Dr Gianmario Scotti, from the Faculty of Pharmacy, has found polypropylene on eBay, and bought a couple of rolls of filament. And after just a handful of developmental phases, the researchers created a microreactor that can be used for mass spectrometry analysis.
The term “microreactor” sounds complicated, but basically it is just a small container with a stir bar for mixing chemical samples and a very thin needle for spraying and ionizing the sample for analysis with a mass spectrometer. In order to place the stir bar and the nanoelectrospray needle in the microreactor the printing process needs to be interrupted, and then resumed.
One of the main novelties of this work is that the stir bar and the ionization tip were inserted during 3D printing – the printer would be stopped mid-work, the stir bar and ionization tip inserted, and the printing resumed. This way, these elements are seamlessly integrated into one unit.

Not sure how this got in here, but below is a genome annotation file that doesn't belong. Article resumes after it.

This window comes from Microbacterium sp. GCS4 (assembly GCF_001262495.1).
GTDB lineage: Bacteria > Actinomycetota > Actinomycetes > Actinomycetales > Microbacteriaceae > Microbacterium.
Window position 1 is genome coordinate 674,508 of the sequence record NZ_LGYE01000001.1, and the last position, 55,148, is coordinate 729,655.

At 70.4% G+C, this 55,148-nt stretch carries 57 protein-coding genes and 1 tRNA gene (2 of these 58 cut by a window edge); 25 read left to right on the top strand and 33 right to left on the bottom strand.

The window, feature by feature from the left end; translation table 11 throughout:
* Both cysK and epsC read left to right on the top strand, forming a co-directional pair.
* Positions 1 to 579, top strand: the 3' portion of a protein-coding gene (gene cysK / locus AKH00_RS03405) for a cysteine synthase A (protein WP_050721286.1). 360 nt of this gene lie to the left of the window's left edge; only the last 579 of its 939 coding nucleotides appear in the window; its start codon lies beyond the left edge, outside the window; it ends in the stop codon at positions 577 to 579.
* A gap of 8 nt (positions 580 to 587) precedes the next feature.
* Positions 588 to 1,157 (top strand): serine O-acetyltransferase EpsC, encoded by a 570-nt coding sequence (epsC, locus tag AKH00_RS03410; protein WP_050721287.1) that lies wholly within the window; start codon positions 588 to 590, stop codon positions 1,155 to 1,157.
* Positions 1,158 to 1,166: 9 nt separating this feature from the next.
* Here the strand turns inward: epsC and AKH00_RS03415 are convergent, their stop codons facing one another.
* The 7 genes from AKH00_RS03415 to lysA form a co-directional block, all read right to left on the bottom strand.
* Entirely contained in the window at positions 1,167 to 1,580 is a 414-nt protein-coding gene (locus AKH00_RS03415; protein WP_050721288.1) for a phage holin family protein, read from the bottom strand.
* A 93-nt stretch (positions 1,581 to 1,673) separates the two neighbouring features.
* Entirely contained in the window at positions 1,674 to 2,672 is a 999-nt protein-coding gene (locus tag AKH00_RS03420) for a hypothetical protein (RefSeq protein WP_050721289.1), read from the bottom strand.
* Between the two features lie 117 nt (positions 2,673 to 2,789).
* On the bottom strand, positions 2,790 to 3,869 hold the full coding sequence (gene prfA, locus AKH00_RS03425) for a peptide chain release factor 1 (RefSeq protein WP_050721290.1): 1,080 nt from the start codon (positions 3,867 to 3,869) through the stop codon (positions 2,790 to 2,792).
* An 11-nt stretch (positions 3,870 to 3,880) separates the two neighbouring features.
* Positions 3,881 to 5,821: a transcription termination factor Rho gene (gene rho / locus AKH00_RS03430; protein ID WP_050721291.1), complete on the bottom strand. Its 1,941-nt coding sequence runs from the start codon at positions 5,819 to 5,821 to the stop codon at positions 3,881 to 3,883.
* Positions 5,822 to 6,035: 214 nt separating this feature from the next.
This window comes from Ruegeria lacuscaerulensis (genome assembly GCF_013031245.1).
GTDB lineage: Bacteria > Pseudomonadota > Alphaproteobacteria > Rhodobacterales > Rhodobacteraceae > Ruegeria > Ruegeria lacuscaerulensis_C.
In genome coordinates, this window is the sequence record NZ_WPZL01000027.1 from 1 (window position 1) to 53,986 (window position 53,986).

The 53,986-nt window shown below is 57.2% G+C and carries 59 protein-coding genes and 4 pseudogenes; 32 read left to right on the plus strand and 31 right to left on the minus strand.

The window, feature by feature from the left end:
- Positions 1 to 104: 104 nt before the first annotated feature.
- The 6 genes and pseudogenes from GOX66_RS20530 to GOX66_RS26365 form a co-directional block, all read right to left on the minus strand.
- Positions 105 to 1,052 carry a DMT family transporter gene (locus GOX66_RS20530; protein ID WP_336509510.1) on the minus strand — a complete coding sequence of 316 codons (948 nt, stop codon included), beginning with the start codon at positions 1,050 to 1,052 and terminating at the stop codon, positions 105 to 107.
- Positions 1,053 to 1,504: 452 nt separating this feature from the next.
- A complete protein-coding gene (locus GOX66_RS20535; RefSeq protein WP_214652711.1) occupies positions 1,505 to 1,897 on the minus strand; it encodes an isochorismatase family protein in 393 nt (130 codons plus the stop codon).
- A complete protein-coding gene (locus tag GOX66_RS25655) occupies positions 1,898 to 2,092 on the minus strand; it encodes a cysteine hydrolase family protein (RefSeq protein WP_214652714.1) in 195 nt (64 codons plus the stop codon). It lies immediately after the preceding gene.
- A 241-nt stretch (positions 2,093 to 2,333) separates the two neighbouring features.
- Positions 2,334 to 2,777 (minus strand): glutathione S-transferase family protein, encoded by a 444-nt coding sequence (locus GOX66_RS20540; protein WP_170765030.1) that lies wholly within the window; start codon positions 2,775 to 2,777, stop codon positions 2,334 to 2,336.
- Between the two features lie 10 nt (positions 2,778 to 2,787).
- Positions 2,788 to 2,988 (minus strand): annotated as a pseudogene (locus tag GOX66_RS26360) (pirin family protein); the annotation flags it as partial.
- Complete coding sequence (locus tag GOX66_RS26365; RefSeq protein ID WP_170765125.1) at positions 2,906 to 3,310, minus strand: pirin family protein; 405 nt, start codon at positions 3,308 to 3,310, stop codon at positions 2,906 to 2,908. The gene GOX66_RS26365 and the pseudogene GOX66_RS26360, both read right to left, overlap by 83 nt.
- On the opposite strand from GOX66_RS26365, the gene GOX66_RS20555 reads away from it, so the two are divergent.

After some trial, error and intense scraping, the researchers found that polypropylene itself is the best platform material, but the temperature of the printed plastic must be carefully regulated.